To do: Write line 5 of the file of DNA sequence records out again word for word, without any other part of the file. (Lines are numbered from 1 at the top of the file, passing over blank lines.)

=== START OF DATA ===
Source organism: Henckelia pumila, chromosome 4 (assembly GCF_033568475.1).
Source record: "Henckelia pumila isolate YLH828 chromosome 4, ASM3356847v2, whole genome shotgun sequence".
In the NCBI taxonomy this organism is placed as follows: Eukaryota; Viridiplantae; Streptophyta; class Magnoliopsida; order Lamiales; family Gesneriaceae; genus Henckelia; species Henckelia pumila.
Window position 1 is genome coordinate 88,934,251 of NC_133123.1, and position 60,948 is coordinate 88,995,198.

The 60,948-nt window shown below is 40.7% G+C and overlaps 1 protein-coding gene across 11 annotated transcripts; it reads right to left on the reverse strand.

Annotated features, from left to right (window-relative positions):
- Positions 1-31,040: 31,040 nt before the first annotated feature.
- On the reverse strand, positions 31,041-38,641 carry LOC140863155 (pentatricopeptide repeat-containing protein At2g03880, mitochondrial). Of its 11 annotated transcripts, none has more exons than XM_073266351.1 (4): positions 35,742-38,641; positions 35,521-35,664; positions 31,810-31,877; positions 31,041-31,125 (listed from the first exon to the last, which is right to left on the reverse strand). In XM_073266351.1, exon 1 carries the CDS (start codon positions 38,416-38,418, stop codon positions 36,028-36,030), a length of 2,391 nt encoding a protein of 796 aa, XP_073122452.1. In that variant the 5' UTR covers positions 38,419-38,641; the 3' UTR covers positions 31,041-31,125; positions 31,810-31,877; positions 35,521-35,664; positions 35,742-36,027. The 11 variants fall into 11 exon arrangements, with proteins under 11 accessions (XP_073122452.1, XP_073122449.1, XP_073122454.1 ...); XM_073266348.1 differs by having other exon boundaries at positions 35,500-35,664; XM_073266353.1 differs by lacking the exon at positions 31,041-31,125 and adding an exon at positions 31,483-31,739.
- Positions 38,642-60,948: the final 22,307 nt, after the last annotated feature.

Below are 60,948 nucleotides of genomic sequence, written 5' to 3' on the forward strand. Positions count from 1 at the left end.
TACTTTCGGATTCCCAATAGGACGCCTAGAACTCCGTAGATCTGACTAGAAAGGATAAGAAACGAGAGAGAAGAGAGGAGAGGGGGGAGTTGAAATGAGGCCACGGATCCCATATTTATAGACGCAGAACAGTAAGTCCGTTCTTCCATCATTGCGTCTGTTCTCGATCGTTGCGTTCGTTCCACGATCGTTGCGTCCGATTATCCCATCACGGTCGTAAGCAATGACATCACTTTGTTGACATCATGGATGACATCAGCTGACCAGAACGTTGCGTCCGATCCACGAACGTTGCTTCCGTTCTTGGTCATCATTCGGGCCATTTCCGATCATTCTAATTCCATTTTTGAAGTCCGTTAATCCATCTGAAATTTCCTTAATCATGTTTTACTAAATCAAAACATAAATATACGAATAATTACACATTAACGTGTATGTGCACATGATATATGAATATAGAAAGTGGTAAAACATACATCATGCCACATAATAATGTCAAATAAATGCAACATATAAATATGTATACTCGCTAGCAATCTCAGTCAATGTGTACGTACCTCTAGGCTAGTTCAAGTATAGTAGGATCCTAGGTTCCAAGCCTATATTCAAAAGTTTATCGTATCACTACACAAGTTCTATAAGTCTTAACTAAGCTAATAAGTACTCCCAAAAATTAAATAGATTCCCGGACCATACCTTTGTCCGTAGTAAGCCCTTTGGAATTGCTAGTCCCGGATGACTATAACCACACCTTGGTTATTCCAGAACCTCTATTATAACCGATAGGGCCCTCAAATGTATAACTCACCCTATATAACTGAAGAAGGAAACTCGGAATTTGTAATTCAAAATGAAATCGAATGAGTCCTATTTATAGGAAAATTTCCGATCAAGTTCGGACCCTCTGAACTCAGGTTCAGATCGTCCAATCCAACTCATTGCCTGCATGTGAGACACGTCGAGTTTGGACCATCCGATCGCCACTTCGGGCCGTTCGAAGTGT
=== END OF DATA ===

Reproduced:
The 60,948-nt window shown below is 40.7% G+C and overlaps 1 protein-coding gene across 11 annotated transcripts; it reads right to left on the reverse strand.